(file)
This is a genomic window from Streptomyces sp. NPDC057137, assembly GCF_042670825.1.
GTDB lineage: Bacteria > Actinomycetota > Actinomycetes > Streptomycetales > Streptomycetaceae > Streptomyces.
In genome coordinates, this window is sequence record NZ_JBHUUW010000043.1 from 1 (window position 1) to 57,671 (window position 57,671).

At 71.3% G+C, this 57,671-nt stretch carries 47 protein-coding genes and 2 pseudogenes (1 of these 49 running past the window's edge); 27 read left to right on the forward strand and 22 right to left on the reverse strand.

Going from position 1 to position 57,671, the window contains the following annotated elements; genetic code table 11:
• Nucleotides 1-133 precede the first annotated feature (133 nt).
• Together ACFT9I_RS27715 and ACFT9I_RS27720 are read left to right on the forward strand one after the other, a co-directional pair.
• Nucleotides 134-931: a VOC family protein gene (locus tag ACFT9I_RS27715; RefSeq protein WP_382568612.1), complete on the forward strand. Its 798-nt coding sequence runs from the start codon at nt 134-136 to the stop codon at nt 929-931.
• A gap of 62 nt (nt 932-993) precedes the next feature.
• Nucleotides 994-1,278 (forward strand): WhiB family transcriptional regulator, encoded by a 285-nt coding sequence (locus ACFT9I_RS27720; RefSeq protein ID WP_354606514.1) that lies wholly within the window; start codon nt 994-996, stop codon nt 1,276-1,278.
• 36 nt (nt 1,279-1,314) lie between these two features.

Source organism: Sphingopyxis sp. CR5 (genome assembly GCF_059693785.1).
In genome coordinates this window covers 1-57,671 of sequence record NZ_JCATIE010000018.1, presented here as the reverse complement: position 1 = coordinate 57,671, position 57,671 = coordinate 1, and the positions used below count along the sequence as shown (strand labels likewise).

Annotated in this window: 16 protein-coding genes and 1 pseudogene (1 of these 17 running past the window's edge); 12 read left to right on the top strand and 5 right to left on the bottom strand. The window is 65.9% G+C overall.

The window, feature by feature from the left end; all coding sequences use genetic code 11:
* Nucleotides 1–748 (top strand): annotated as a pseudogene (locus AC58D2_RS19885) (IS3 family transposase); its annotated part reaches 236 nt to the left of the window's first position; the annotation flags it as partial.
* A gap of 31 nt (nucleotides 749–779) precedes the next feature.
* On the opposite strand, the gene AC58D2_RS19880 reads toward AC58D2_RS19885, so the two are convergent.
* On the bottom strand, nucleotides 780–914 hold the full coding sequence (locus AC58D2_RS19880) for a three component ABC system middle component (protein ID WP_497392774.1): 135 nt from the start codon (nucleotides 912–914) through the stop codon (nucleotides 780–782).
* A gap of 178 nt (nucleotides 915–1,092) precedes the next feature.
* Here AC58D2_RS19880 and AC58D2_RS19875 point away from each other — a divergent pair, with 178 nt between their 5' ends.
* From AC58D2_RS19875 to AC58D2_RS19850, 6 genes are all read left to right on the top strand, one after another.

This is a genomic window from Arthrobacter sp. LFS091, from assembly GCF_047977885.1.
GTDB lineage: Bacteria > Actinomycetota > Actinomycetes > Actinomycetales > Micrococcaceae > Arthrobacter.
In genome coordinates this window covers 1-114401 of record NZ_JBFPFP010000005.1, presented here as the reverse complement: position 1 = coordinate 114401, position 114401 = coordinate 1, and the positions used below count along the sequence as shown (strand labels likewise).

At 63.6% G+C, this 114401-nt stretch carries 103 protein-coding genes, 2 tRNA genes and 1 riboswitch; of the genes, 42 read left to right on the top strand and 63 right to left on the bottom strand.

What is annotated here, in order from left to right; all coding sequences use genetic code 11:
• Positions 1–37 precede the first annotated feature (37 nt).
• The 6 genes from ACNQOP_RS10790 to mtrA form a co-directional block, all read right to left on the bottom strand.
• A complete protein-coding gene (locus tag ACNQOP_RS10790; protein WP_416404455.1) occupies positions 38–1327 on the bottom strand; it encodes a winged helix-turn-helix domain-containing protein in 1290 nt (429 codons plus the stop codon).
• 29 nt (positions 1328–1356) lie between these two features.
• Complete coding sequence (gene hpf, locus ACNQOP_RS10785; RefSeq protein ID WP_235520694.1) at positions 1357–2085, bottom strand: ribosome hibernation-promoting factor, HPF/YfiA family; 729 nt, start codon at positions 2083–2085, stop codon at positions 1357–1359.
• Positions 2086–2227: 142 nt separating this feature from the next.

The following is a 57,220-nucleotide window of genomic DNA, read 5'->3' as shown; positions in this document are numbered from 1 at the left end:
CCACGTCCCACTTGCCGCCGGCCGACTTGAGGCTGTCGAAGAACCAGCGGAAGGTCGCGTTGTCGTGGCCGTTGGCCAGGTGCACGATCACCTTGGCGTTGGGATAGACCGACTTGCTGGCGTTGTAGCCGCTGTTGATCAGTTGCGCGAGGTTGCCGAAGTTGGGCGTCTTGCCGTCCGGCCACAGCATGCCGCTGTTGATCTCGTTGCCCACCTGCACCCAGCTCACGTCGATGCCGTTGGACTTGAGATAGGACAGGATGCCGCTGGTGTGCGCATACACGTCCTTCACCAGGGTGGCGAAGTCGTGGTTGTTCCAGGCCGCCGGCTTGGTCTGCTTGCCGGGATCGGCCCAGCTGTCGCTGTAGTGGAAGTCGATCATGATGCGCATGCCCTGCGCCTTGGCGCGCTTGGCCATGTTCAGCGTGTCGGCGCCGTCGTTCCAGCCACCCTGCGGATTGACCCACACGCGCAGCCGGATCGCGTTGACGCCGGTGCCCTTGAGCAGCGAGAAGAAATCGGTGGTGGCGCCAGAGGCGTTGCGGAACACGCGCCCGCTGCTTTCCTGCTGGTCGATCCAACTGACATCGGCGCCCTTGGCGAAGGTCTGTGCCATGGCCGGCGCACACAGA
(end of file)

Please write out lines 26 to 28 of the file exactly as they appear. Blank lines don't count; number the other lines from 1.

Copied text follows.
At 63.6% G+C, this 114401-nt stretch carries 103 protein-coding genes, 2 tRNA genes and 1 riboswitch; of the genes, 42 read left to right on the top strand and 63 right to left on the bottom strand.

What is annotated here, in order from left to right; all coding sequences use genetic code 11:
• Positions 1–37 precede the first annotated feature (37 nt).